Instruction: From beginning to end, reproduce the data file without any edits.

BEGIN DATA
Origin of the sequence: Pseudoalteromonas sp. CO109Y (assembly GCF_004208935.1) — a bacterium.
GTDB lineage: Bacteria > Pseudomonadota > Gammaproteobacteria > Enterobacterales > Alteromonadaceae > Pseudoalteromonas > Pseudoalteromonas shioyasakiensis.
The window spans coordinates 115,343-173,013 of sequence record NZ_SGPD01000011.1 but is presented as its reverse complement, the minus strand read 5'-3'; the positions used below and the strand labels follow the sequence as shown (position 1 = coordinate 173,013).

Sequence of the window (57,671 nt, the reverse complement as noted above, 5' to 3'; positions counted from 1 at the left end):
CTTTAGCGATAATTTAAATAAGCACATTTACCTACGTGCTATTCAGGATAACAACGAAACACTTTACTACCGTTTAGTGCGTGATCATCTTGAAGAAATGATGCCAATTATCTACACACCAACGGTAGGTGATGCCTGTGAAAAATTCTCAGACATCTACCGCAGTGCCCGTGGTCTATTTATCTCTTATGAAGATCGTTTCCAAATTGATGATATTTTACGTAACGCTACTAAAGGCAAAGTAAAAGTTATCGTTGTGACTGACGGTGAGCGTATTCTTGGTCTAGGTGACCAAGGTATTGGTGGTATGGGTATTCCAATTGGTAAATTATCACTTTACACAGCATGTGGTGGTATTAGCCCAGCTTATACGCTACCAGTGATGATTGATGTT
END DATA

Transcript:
Origin of the sequence: Pseudoalteromonas sp. CO109Y (assembly GCF_004208935.1) — a bacterium.
GTDB lineage: Bacteria > Pseudomonadota > Gammaproteobacteria > Enterobacterales > Alteromonadaceae > Pseudoalteromonas > Pseudoalteromonas shioyasakiensis.
The window spans coordinates 115,343-173,013 of sequence record NZ_SGPD01000011.1 but is presented as its reverse complement, the minus strand read 5'-3'; the positions used below and the strand labels follow the sequence as shown (position 1 = coordinate 173,013).

Sequence of the window (57,671 nt, the reverse complement as noted above, 5' to 3'; positions counted from 1 at the left end):
CTTTAGCGATAATTTAAATAAGCACATTTACCTACGTGCTATTCAGGATAACAACGAAACACTTTACTACCGTTTAGTGCGTGATCATCTTGAAGAAATGATGCCAATTATCTACACACCAACGGTAGGTGATGCCTGTGAAAAATTCTCAGACATCTACCGCAGTGCCCGTGGTCTATTTATCTCTTATGAAGATCGTTTCCAAATTGATGATATTTTACGTAACGCTACTAAAGGCAAAGTAAAAGTTATCGTTGTGACTGACGGTGAGCGTATTCTTGGTCTAGGTGACCAAGGTATTGGTGGTATGGGTATTCCAATTGGTAAATTATCACTTTACACAGCATGTGGTGGTATTAGCCCAGCTTATACGCTACCAGTGATGATTGATGTT